Preach the Word!

I charge you in the presence of God and of Christ Jesus, who is to judge the living and the dead, and by his appearing and his kingdom: preach the word; be ready in season and out of season; reprove, rebuke, and exhort, with complete patience and teaching. For the time is coming when people will not endure sound teaching, but having itching ears they will accumulate for themselves teachers to suit their own passions, and will turn away from listening to the truth and wander off into myths.
2 Timothy 4:1-4 ESV

I’m not always a big fan of chapter divisions in the Bible.

Yes, they are helpful for finding passages quickly, but they can sometimes hinder our proper understanding of the Word by causing us to subconsciously separate connected thoughts. The first four verses of 2 Timothy chapter four is one of those cases. Paul did not originally write this letter to Timothy with chapter divisions or verse numbers. He just wrote a letter, and if we read it like a letter, we will quickly realize that he is applying the truths that he stated in verses sixteen and seventeen of the last chapter.

Because all Scripture is inspired, profitable, and sufficient, Paul commands Timothy to preach the Word, but the command is not alone. The apostle prefaces his charge to his disciple by declaring that it is being made in the presence of God and Jesus Christ. He does this to emphasize the divine element of the command. It is not Paul’s idea for Timothy to preach the Word; it is God’s. Paul is simply the messenger.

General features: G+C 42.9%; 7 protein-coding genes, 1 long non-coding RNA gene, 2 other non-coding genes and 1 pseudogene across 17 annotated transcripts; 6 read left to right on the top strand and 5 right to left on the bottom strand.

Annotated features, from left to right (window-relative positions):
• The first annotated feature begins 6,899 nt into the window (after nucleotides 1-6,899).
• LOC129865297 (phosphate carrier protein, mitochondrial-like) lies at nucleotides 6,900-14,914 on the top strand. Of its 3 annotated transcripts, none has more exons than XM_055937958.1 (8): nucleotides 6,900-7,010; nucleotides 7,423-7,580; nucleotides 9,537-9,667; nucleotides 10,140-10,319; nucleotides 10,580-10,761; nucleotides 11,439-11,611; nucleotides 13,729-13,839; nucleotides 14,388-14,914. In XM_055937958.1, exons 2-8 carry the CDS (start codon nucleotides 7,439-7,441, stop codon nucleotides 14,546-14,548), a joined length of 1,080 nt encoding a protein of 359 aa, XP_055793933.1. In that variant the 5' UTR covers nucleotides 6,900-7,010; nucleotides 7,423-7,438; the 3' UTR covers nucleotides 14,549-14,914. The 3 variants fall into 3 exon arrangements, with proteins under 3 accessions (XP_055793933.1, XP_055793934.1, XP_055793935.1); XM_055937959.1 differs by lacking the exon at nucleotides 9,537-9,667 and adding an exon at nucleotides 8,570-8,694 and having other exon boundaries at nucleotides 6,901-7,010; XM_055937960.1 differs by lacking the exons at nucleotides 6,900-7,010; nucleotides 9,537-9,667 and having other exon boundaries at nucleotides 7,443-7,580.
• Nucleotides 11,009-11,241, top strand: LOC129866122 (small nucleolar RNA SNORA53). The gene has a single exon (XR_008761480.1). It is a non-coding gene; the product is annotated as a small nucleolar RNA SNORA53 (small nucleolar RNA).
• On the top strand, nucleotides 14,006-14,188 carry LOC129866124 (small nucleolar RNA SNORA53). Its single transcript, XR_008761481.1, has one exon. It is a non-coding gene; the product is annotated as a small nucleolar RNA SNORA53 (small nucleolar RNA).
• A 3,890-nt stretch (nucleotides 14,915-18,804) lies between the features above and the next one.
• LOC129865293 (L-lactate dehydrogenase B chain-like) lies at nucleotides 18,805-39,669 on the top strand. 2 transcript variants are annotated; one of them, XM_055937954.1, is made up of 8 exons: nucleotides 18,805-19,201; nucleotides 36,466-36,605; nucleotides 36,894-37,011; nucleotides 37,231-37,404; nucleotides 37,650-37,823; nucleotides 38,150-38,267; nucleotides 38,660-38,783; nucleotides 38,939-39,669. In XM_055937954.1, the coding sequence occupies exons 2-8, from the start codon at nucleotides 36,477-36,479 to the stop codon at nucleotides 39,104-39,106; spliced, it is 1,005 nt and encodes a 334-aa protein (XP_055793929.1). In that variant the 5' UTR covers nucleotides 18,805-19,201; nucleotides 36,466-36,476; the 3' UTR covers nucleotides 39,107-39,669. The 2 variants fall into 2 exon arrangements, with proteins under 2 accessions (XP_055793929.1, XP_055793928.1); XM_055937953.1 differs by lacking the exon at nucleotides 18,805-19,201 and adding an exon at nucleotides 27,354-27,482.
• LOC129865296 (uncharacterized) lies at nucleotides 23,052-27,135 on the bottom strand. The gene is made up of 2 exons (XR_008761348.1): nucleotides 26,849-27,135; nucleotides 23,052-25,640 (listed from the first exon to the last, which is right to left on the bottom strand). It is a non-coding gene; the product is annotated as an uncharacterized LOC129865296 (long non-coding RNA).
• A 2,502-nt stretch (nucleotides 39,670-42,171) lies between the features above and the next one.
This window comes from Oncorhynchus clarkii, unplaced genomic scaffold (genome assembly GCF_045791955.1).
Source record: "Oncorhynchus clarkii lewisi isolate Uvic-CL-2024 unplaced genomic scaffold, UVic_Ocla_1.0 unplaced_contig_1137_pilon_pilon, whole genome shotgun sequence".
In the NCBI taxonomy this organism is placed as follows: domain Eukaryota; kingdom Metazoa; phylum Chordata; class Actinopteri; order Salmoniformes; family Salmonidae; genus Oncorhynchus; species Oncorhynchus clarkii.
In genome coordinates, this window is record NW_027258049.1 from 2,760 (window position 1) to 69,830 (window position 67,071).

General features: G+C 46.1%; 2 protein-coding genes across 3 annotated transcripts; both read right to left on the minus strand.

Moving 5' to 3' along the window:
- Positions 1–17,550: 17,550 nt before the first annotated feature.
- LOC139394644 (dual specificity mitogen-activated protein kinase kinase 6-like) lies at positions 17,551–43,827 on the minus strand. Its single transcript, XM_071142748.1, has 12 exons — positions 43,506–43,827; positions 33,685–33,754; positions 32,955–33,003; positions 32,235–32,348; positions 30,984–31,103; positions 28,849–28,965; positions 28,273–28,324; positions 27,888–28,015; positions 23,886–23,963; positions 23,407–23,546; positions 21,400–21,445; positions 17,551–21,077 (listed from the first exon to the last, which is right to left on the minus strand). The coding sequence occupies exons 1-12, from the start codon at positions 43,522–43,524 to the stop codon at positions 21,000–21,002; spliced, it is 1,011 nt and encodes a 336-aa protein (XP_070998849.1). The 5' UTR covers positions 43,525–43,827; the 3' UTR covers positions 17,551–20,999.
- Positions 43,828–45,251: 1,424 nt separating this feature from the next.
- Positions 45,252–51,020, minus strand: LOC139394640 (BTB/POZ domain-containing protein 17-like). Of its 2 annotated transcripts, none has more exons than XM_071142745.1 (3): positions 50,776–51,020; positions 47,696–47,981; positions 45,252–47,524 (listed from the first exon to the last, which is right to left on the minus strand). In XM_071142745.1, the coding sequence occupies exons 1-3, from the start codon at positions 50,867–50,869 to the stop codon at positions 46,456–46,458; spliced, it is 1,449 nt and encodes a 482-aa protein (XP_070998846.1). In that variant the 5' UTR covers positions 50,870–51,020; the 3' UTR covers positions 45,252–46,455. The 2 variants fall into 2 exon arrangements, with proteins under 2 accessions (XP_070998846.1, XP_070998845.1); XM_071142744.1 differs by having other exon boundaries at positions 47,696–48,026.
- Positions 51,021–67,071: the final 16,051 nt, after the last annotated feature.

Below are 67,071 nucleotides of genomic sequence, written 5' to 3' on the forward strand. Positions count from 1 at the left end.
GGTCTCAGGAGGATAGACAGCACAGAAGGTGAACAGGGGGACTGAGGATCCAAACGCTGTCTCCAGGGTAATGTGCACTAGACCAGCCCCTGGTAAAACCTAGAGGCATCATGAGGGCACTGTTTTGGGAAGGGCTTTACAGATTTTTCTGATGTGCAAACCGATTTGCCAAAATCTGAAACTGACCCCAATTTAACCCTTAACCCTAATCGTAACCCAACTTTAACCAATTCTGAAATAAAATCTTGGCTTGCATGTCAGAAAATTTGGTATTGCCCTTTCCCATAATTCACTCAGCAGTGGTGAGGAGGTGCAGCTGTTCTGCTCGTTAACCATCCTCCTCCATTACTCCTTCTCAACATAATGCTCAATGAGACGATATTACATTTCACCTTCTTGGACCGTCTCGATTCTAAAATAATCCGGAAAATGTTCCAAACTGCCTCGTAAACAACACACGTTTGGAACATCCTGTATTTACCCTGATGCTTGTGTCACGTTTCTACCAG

Because God is driving the command to preach, we must not take preaching lightly. Reprove, rebuke, and exhort should immediately call to mind the profitability of Scripture. Though we can (and should) allow the Scriptures to teach, reprove, correct, and train us individually, the primarily vehicle for profiting from Scripture is through hearing it preached.

The regular, faithful preaching of the Scriptures should be a key focus of all followers of Christ. Since through preaching we are taught the sufficient, profitable, and inspired Bible, we are able to rightly call preaching the Word a means of communal discipleship. By hearing the Word preached, we learn more about the God who authored it, and we learn how to better follow Christ. Preaching makes disciples, and disciples of Christ should love to hear the Word preached.